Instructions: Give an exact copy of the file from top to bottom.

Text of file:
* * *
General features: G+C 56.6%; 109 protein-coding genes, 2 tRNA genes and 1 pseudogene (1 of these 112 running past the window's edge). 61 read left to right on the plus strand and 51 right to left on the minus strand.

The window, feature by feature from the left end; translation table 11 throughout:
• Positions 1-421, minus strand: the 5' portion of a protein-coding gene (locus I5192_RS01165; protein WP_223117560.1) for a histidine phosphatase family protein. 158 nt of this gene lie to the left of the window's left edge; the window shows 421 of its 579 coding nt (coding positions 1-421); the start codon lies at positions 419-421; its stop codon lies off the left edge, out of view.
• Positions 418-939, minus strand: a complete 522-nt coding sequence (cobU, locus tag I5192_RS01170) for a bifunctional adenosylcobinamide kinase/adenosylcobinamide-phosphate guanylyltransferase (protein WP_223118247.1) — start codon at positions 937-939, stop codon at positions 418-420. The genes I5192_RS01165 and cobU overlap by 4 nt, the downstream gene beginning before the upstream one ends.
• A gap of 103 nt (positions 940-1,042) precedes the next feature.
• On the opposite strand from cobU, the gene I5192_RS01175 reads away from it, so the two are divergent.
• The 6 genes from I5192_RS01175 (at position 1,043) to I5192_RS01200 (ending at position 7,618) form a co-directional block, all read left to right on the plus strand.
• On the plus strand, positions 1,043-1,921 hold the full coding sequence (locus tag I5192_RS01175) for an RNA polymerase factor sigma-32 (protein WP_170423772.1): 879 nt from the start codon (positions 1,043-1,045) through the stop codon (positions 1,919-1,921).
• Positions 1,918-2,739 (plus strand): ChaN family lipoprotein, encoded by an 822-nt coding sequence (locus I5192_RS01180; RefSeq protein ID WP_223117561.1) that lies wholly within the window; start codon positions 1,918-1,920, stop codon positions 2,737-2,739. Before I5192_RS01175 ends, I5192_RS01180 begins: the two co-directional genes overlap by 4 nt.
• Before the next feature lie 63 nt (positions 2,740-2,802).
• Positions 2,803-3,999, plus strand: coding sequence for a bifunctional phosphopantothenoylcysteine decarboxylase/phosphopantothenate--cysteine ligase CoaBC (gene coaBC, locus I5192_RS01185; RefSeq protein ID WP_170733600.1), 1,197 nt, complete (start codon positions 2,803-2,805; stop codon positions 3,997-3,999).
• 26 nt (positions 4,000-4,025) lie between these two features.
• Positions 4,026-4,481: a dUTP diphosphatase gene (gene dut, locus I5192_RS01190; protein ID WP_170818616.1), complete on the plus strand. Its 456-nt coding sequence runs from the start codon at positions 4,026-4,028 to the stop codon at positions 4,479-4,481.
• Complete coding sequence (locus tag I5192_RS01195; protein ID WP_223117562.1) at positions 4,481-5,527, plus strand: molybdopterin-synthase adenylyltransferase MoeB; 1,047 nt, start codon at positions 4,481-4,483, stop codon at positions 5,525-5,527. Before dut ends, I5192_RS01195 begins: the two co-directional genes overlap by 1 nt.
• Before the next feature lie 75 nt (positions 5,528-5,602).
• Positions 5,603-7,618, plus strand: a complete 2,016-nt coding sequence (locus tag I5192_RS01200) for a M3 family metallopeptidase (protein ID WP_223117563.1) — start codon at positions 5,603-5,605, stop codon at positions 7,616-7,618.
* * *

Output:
General features: G+C 56.6%; 109 protein-coding genes, 2 tRNA genes and 1 pseudogene (1 of these 112 running past the window's edge). 61 read left to right on the plus strand and 51 right to left on the minus strand.

The window, feature by feature from the left end; translation table 11 throughout:
• Positions 1-421, minus strand: the 5' portion of a protein-coding gene (locus I5192_RS01165; protein WP_223117560.1) for a histidine phosphatase family protein. 158 nt of this gene lie to the left of the window's left edge; the window shows 421 of its 579 coding nt (coding positions 1-421); the start codon lies at positions 419-421; its stop codon lies off the left edge, out of view.
• Positions 418-939, minus strand: a complete 522-nt coding sequence (cobU, locus tag I5192_RS01170) for a bifunctional adenosylcobinamide kinase/adenosylcobinamide-phosphate guanylyltransferase (protein WP_223118247.1) — start codon at positions 937-939, stop codon at positions 418-420. The genes I5192_RS01165 and cobU overlap by 4 nt, the downstream gene beginning before the upstream one ends.
• A gap of 103 nt (positions 940-1,042) precedes the next feature.
• On the opposite strand from cobU, the gene I5192_RS01175 reads away from it, so the two are divergent.
• The 6 genes from I5192_RS01175 (at position 1,043) to I5192_RS01200 (ending at position 7,618) form a co-directional block, all read left to right on the plus strand.
• On the plus strand, positions 1,043-1,921 hold the full coding sequence (locus tag I5192_RS01175) for an RNA polymerase factor sigma-32 (protein WP_170423772.1): 879 nt from the start codon (positions 1,043-1,045) through the stop codon (positions 1,919-1,921).
• Positions 1,918-2,739 (plus strand): ChaN family lipoprotein, encoded by an 822-nt coding sequence (locus I5192_RS01180; RefSeq protein ID WP_223117561.1) that lies wholly within the window; start codon positions 1,918-1,920, stop codon positions 2,737-2,739. Before I5192_RS01175 ends, I5192_RS01180 begins: the two co-directional genes overlap by 4 nt.
• Before the next feature lie 63 nt (positions 2,740-2,802).
• Positions 2,803-3,999, plus strand: coding sequence for a bifunctional phosphopantothenoylcysteine decarboxylase/phosphopantothenate--cysteine ligase CoaBC (gene coaBC, locus I5192_RS01185; RefSeq protein ID WP_170733600.1), 1,197 nt, complete (start codon positions 2,803-2,805; stop codon positions 3,997-3,999).
• 26 nt (positions 4,000-4,025) lie between these two features.
• Positions 4,026-4,481: a dUTP diphosphatase gene (gene dut, locus I5192_RS01190; protein ID WP_170818616.1), complete on the plus strand. Its 456-nt coding sequence runs from the start codon at positions 4,026-4,028 to the stop codon at positions 4,479-4,481.
• Complete coding sequence (locus tag I5192_RS01195; protein ID WP_223117562.1) at positions 4,481-5,527, plus strand: molybdopterin-synthase adenylyltransferase MoeB; 1,047 nt, start codon at positions 4,481-4,483, stop codon at positions 5,525-5,527. Before dut ends, I5192_RS01195 begins: the two co-directional genes overlap by 1 nt.
• Before the next feature lie 75 nt (positions 5,528-5,602).
• Positions 5,603-7,618, plus strand: a complete 2,016-nt coding sequence (locus tag I5192_RS01200) for a M3 family metallopeptidase (protein ID WP_223117563.1) — start codon at positions 5,603-5,605, stop codon at positions 7,616-7,618.